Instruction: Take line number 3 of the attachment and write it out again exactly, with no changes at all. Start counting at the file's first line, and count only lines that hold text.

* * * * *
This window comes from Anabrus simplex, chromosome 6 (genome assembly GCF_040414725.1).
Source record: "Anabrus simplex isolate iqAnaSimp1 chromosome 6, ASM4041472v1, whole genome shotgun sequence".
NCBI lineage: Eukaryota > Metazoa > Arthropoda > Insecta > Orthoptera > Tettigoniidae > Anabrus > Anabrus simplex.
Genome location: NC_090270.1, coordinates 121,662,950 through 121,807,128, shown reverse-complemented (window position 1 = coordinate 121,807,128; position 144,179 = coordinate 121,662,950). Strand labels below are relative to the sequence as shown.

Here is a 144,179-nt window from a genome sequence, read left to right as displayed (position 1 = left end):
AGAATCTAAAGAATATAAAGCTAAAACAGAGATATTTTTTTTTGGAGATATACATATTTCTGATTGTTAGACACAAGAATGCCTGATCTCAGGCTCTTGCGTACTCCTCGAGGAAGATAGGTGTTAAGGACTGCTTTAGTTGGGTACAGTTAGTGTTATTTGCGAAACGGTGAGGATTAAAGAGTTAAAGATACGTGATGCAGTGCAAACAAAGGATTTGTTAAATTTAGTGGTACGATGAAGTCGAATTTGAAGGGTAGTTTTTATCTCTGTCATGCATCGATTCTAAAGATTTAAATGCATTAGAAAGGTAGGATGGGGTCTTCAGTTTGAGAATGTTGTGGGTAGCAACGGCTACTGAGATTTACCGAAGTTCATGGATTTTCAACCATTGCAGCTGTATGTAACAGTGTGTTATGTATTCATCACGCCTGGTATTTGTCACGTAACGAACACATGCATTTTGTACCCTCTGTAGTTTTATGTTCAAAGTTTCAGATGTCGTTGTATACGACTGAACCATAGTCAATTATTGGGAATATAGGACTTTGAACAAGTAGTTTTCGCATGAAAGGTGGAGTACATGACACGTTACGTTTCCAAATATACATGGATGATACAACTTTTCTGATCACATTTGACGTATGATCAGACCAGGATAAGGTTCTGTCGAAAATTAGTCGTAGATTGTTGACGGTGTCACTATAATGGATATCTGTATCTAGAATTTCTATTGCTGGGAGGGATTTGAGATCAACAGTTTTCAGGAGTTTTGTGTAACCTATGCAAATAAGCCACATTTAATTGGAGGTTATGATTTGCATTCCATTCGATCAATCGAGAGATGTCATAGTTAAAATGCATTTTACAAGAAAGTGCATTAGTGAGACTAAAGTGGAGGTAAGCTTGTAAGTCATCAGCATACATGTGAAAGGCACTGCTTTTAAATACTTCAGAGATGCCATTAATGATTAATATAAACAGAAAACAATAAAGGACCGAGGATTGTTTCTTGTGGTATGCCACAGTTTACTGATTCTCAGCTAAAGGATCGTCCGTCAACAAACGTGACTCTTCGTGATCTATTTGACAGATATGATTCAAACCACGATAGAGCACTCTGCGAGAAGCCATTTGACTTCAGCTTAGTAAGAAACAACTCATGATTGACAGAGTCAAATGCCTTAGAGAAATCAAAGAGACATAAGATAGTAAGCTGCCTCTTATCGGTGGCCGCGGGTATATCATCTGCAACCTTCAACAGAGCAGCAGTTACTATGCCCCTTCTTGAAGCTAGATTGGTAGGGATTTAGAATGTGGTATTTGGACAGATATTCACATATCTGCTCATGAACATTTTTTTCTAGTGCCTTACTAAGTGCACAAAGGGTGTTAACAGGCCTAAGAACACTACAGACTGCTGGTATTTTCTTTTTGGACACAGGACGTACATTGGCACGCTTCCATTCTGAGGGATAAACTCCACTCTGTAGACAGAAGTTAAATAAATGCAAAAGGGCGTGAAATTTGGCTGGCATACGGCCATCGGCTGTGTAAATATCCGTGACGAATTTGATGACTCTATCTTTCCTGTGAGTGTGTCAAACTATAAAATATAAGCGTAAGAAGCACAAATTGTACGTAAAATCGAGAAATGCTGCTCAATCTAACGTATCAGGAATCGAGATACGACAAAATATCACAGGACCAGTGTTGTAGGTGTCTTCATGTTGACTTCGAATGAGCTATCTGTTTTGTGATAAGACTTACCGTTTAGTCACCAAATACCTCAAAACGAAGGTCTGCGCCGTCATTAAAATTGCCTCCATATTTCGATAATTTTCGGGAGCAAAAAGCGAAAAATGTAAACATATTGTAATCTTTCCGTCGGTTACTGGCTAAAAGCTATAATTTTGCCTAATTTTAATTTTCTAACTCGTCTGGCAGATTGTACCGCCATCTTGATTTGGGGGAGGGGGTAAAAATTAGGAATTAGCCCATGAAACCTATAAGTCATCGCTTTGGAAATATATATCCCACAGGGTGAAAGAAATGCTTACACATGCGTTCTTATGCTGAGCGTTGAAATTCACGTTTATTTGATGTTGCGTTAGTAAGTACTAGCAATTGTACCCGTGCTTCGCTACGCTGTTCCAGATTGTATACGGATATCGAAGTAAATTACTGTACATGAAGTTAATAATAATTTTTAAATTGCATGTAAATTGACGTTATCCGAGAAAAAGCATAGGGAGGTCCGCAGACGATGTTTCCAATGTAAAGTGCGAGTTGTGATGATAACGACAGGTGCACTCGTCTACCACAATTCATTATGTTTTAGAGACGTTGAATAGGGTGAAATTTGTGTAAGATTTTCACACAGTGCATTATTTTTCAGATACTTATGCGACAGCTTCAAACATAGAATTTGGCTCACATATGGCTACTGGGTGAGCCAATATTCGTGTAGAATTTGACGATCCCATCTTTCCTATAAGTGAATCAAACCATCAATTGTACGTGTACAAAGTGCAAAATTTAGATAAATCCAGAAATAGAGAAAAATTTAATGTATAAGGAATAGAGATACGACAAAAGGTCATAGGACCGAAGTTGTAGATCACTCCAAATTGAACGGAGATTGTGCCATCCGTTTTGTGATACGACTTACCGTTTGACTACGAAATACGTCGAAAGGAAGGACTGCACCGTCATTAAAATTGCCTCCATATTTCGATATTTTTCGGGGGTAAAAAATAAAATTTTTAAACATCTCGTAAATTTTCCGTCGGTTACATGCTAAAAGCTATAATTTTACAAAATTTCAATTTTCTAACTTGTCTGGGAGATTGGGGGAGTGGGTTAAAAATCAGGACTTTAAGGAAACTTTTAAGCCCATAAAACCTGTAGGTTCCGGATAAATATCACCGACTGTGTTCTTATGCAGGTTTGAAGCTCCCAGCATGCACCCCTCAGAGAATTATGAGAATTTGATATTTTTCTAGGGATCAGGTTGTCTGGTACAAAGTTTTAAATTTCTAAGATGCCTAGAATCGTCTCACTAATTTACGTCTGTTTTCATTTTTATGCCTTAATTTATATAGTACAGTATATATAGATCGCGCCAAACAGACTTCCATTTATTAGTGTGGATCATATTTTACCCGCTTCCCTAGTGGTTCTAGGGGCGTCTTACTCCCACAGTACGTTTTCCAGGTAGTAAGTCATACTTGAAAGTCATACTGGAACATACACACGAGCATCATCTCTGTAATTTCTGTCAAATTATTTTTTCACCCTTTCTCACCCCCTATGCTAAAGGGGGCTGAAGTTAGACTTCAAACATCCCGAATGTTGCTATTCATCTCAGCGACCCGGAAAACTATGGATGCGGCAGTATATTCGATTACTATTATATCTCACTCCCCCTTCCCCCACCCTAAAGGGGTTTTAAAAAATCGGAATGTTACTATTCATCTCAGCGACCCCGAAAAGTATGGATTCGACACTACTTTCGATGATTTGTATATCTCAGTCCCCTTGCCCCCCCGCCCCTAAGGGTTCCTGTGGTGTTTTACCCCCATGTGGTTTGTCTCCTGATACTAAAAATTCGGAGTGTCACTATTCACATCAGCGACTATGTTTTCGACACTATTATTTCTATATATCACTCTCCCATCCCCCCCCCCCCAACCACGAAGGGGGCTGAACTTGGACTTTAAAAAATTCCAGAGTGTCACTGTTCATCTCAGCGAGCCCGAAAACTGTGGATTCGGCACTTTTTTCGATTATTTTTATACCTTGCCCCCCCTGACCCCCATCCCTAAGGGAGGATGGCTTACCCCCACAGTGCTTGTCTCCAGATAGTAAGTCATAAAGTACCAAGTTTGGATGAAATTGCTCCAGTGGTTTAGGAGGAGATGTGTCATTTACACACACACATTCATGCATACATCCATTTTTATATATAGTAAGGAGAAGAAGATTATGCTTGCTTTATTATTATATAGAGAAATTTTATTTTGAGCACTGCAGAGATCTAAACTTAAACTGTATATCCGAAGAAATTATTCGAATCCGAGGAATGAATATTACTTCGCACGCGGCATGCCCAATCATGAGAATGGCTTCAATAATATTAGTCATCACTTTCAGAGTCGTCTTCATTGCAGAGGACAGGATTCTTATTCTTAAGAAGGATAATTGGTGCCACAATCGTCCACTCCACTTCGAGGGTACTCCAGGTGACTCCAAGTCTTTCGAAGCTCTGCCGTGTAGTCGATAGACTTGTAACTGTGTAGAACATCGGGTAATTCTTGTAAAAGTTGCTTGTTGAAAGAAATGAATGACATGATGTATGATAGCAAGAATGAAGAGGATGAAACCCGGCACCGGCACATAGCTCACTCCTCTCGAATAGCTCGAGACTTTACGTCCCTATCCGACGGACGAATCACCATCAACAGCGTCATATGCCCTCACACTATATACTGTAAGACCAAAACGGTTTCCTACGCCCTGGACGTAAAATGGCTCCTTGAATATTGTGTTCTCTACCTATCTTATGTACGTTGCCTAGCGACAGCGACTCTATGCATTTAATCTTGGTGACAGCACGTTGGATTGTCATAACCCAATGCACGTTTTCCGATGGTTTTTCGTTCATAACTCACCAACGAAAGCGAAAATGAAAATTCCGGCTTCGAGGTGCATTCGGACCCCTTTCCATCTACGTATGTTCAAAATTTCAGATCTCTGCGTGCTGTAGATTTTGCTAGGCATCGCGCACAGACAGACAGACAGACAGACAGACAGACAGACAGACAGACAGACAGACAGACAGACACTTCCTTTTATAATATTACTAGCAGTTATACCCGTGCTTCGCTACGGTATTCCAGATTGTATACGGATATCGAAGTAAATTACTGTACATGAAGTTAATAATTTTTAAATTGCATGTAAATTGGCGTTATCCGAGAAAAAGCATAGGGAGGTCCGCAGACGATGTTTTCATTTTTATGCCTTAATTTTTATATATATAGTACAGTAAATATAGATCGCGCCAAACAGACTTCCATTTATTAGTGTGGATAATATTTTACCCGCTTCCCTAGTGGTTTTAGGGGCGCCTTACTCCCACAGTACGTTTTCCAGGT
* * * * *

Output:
NCBI lineage: Eukaryota > Metazoa > Arthropoda > Insecta > Orthoptera > Tettigoniidae > Anabrus > Anabrus simplex.